Drinks and smoothies: I originally bought my Blendtec to make smoothies. It was part of a lifestyle change that saw me drop around 8kg in a little over a month. The Blendtec does an outstanding job in this regard. The only vegetable that I found it to struggle with was carrot. It has no trouble tearing through a carrot, but throwing in whole carrots tends to yield one or two chunks in the finished product. Chopping up the carrots into smaller pieces (quarters or eighths) before blending and pressing the smoothie button a second time eliminates this issue.

The Joe Rogan Experience introduced me to Bulletproof Coffee. I now take my morning cup with a spoonful of coconut oil and throw it into the Blendtec. It comes out looking nice and frothy.

Which Jar?

If you are not sure about all the terminology when it comes to Blendtec jars, there are now three. For general use, the two that matter are the WildSide and the FourSide. The WildSide is a slightly wider jar (they added a fifth side behind the handle) with a slightly longer blade (4” as opposed to 3”). They will both get the job done. I picked the WildSide because it can hold a little more volume.

The third BlendTec jar is the Twister. It is a little more expensive and is designed for thicker recipes. It features a twistable lid with tines that help to push food back down onto the blades. This is useful for things like nut butters and hummus – which require a little more work with the regular jars.

Build quality

The innards of the TotalBlender are beautifully laid out. I know, because a power surge triggered by a recent earthquake knocked out its main power switch. I was weighing up my repair options and ended up coming to the conclusion that the best thing to do would be to try to fix it myself. I replaced the plastic rocker switch with a heavy-duty stainless steel toggle switch and it worked like nothing had happened. The toggle switch cost $3 and adds a bit of character.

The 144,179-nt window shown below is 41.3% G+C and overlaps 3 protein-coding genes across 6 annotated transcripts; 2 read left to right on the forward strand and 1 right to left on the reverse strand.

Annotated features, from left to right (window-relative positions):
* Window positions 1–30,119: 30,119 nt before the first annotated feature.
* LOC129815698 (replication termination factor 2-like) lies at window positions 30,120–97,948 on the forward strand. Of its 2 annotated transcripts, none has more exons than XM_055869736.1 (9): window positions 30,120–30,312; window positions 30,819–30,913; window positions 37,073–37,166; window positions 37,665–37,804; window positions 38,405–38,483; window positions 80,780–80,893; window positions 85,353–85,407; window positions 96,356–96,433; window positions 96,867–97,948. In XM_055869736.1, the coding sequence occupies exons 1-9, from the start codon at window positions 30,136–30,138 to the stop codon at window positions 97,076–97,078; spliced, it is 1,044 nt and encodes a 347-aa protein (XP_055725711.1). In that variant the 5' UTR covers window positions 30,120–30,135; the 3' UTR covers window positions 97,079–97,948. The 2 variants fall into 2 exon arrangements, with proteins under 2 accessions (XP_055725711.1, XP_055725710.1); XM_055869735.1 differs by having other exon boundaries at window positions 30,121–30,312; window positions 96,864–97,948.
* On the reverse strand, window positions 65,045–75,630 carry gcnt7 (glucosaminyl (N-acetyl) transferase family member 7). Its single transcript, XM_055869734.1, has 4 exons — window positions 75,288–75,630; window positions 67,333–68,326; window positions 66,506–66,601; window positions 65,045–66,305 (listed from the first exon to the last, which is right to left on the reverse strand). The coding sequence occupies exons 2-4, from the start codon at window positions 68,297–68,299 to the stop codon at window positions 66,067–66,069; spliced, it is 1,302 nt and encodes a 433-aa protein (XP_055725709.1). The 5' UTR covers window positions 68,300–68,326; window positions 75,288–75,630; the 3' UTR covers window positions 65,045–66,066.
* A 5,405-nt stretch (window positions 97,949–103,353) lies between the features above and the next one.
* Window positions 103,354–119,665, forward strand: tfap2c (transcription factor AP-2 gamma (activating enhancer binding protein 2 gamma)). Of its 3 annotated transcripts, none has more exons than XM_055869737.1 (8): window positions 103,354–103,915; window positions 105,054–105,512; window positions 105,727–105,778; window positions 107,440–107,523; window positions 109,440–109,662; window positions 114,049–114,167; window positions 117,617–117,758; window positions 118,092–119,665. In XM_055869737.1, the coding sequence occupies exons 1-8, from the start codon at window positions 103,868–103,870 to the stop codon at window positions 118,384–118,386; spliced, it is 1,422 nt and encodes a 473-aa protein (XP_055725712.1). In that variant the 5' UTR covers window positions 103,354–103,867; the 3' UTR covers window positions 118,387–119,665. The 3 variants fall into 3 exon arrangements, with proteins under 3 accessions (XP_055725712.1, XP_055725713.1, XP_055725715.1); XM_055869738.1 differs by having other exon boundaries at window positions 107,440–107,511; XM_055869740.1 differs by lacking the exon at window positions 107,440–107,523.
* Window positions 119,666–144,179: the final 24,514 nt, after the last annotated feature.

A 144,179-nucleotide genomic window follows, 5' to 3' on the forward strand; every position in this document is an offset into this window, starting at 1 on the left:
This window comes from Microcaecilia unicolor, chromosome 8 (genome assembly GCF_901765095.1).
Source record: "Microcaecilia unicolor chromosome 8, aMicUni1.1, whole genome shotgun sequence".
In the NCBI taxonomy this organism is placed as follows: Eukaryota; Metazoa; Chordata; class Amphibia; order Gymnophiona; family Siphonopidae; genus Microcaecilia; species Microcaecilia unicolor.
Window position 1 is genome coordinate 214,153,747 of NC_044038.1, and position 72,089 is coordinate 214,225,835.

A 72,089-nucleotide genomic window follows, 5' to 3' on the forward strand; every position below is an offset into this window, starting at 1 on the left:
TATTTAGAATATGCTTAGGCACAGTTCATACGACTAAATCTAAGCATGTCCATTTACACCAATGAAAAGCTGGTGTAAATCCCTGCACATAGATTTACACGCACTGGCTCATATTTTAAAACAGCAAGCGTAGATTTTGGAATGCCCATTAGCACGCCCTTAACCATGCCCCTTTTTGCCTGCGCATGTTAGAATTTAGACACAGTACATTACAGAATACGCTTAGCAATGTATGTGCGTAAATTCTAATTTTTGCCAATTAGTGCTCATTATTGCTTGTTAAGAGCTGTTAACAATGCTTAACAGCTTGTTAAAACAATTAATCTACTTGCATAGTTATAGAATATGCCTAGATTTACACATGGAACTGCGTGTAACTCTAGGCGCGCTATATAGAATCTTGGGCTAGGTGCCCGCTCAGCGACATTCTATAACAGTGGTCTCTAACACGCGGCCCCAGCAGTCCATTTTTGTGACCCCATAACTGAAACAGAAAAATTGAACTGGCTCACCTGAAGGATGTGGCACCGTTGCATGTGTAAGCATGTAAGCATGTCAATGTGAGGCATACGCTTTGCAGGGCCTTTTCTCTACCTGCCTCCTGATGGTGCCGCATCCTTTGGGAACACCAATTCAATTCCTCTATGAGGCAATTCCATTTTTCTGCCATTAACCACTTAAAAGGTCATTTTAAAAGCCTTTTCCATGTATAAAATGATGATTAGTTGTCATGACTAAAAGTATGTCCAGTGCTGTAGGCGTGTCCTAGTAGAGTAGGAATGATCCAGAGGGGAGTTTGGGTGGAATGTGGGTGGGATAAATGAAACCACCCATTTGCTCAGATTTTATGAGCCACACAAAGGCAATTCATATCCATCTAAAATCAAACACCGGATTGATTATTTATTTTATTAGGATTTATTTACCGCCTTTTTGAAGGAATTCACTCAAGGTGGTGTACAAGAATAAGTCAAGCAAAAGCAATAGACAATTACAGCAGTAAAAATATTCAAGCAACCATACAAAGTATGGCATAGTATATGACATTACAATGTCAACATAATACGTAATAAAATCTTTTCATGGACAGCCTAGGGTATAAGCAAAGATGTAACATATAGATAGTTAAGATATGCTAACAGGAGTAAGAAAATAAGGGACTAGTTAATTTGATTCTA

The switch burning out was not a design fault, I didn’t have it earthed and the power surge was powerful enough to melt the switch, so it likely saved the electronics. At any rate, I consulted the iFixIt guide, found out how to pop the switch off and was pleasantly surprised to find plenty of room inside the case for minor modifications. The wiring inside the Blendtec uses spade connectors, so no soldering is required as long as you buy the right sort of switch.

The image below shows the newly installed toggle switch. I still need to get around to making a cover.

What I love about it

There is a lot to love about the Blendtec. For such a powerful machine, it is remarkably compact. The single-piece jars are easy to clean. I literally rinse out the jar, fill it half-full with warm water and detergent, hit pulse for 10 seconds and rinse again.

With a little practice it is possible to get the vortex working nearly every time, which means you can turn it on and do something else.

While I was nervous about changing the switch over, I was pleasantly surprised at how easy it was to fix and how much spare room there was under the case.

What I don’t like about it

The noise! Running the Blendtec at top speed is like powering up a jet engine in your kitchen. It takes some getting used to. It is worth noting that Blendtec has redesigned the Total Blender, and they claim that they have been able to bring the noise level down.


The Blendtec is a near perfect appliance. Were it not for the volume-level, it would get a perfect 5-star rating – but a motor that powerful is going to be noisy, so we can live with that.

Rating: 4.5 out of 5 stars.

What other people are saying

Amazon: 4.3 out of 5 stars
This is an awesome blender. It blends stuff like you’ve never seen before and I am really pleased with it. But holy cow is it LOUD!! The cat hates me. I got a pair of earmuffs from the shooting supply place to wear while using it.

Good Housekeeping rating: A
Although it purees foods to a very smooth texture, it did leave a chunk of ice in a test batch of smoothies.

Price: $399


About the author: C. S. Magor


C.S. Magor is the editor-in-chief and reporter at large for Uberreview and We Interrupt. He currently resides in a sleepy basin town in the Japanese countryside - where both his bank balance and the lack of space in his home are testament to his addiction to all things shiny.

Follow @csmagor on Twitter